U.S. Supreme Court Hears Argument in McDonnell's Corruption Case
The U.S. Supreme Court is taking up former Governor Bob McDonnell's appeal of his public corruption case.
WASHINGTON, DC (WVIR) - The U.S. Supreme Court is taking up former Governor Bob McDonnell's appeal of his public corruption convictions.
McDonnell arrived in Washington, D.C. Wednesday morning with his attorneys and some family members for the final arguments. His team is arguing the federal bribery laws over reach, putting every politician at risk of prosecution for normal, everyday actions.
The eight justices will now consider whether to grant McDonnell a new trial, or strike his convictions.
In September of 2014, a jury found McDonnell and his wife Maureen guilty of taking more than $165,000 in gifts and loans from Star Scientific businessman Jonnie Williams in exchange for promoting his products.
McDonnell claims his actions in setting up meetings for Williams was part of the customary duties governors perform for constituents.
"As I've said for the last 39 months, never, during any time in my 38 years of public service have I ever done anything that would abuse the powers of my office," said the former governor outside of the Supreme Court.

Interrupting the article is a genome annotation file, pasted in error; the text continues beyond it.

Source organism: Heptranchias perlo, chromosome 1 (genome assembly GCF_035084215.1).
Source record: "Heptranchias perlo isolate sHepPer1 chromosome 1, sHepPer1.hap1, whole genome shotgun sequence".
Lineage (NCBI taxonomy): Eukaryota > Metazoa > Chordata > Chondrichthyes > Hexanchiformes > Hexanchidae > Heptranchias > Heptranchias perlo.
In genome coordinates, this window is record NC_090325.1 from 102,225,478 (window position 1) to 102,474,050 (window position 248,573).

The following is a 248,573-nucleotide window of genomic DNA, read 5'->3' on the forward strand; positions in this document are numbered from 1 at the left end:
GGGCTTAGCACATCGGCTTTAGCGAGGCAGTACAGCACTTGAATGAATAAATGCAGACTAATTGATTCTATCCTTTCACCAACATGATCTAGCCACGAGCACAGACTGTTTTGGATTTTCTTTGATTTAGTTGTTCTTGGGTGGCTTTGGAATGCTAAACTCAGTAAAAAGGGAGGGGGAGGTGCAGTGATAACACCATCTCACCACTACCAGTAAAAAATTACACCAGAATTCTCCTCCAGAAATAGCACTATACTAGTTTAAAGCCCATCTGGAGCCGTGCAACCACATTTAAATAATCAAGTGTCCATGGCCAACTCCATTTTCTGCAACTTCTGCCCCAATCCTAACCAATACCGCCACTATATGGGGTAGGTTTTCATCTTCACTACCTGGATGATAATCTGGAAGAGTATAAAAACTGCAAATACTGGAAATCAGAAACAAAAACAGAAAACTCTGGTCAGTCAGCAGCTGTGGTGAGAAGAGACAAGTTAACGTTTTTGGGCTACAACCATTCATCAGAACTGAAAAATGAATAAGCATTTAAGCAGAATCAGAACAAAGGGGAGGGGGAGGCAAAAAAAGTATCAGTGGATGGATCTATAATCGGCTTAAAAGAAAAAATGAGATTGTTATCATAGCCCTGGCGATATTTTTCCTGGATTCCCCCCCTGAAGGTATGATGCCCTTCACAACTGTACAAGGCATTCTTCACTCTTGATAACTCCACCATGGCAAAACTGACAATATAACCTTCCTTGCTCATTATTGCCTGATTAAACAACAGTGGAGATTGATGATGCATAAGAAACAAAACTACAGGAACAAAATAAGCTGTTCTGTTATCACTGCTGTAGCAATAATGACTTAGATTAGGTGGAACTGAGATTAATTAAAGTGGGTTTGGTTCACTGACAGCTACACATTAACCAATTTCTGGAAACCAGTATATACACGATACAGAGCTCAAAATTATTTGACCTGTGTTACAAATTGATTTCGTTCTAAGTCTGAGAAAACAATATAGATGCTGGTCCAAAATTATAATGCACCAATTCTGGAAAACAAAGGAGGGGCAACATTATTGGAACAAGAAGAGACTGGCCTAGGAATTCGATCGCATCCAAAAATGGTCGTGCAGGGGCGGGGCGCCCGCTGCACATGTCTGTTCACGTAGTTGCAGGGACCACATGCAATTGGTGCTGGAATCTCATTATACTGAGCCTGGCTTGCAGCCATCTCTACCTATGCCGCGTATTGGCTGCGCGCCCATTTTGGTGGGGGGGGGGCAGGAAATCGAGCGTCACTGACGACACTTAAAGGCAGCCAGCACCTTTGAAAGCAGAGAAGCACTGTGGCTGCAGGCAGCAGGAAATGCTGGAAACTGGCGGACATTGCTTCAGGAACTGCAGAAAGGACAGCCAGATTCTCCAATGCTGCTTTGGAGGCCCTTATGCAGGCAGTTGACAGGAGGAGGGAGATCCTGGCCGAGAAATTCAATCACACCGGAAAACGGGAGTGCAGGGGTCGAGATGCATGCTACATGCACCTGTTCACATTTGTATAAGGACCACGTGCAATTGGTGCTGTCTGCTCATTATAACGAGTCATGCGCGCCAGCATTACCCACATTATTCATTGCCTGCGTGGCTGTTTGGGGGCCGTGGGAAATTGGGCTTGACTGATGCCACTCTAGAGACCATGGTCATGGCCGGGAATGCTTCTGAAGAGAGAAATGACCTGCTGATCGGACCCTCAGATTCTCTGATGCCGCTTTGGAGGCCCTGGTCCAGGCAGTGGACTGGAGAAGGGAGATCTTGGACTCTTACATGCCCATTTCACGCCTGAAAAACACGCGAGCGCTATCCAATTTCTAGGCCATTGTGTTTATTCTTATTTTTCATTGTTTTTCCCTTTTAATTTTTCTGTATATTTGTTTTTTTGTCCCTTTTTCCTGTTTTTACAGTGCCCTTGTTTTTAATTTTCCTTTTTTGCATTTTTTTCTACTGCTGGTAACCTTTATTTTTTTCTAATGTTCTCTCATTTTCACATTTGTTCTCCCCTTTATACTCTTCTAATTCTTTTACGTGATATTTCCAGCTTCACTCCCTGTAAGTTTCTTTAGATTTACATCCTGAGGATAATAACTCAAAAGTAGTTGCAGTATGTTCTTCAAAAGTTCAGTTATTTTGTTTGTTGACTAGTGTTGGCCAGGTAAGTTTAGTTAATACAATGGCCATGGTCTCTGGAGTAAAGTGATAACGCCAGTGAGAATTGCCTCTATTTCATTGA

The prosecution argues the McDonnells crossed the line by promoting state research for Williams. The businessman sought - and Maureen McDonnell advocated - having Virginia Commonwealth University and the University of Virginia conduct tests on Star Scientific's vitamin supplements.
Bob McDonnell was found guilty on 11 counts of public corruption and was sentenced to two years in prison, followed by two years of supervised probation.
Maureen McDonnell was found guilty on nine counts of public corruption and received a prison term of a year and one day.
They have both been appealing those convictions. A three judge panel of the federal appeals court unanimously upheld the former governor's convictions last year.
It will now be up to the justices to decide whether or not to place new limits on federal bribery laws for public officials.
The nation's highest court could also uphold the rulings of lower courts, but several justices seemed to think McDonnell's case overextended federal bribery law. For example, Justice Breyer said in court, if there's not more legal clarity this could lead to more prosecutors across the country having too much power over elected officials.
"The danger for others is it's too vague basically for them to understand exactly where the line is in terms of quid pro quo bribery," said Hank Asbill, McDonnell's attorney.
Legal experts say a decision from the Supreme Court could come down by June.